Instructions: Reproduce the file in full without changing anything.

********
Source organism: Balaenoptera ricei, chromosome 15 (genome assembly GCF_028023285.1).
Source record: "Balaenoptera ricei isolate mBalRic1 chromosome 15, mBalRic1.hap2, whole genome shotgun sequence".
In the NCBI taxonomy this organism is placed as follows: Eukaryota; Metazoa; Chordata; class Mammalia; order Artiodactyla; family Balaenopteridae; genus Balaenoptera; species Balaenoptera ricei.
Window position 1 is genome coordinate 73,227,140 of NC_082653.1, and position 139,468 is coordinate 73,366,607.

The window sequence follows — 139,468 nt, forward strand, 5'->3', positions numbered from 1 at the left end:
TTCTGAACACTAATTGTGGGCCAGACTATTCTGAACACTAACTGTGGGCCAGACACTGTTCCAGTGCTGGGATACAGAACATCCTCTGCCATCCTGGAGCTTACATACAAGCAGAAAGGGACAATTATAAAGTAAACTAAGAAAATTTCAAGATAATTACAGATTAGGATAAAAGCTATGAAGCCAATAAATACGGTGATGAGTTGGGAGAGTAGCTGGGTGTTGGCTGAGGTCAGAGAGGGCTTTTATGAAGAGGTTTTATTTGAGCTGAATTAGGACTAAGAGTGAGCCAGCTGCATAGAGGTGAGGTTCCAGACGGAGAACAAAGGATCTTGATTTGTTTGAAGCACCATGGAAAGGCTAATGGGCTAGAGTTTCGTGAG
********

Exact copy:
Source organism: Balaenoptera ricei, chromosome 15 (genome assembly GCF_028023285.1).
Source record: "Balaenoptera ricei isolate mBalRic1 chromosome 15, mBalRic1.hap2, whole genome shotgun sequence".
In the NCBI taxonomy this organism is placed as follows: Eukaryota; Metazoa; Chordata; class Mammalia; order Artiodactyla; family Balaenopteridae; genus Balaenoptera; species Balaenoptera ricei.
Window position 1 is genome coordinate 73,227,140 of NC_082653.1, and position 139,468 is coordinate 73,366,607.

The window sequence follows — 139,468 nt, forward strand, 5'->3', positions numbered from 1 at the left end:
TTCTGAACACTAATTGTGGGCCAGACTATTCTGAACACTAACTGTGGGCCAGACACTGTTCCAGTGCTGGGATACAGAACATCCTCTGCCATCCTGGAGCTTACATACAAGCAGAAAGGGACAATTATAAAGTAAACTAAGAAAATTTCAAGATAATTACAGATTAGGATAAAAGCTATGAAGCCAATAAATACGGTGATGAGTTGGGAGAGTAGCTGGGTGTTGGCTGAGGTCAGAGAGGGCTTTTATGAAGAGGTTTTATTTGAGCTGAATTAGGACTAAGAGTGAGCCAGCTGCATAGAGGTGAGGTTCCAGACGGAGAACAAAGGATCTTGATTTGTTTGAAGCACCATGGAAAGGCTAATGGGCTAGAGTTTCGTGAG